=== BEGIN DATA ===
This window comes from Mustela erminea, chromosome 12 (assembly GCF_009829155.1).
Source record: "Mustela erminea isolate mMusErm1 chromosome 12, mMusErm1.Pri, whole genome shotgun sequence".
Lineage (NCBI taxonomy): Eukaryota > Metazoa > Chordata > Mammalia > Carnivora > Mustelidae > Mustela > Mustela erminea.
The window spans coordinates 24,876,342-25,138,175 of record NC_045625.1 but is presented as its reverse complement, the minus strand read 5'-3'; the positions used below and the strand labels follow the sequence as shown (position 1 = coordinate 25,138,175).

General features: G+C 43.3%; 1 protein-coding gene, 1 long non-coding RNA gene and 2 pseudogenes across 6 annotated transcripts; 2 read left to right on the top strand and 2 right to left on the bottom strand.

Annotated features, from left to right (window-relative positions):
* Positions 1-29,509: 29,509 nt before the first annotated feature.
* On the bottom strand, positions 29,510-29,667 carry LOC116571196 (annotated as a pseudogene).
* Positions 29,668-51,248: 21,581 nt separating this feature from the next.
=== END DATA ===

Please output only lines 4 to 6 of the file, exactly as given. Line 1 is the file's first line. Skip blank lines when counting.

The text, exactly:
The window spans coordinates 24,876,342-25,138,175 of record NC_045625.1 but is presented as its reverse complement, the minus strand read 5'-3'; the positions used below and the strand labels follow the sequence as shown (position 1 = coordinate 25,138,175).

General features: G+C 43.3%; 1 protein-coding gene, 1 long non-coding RNA gene and 2 pseudogenes across 6 annotated transcripts; 2 read left to right on the top strand and 2 right to left on the bottom strand.

Annotated features, from left to right (window-relative positions):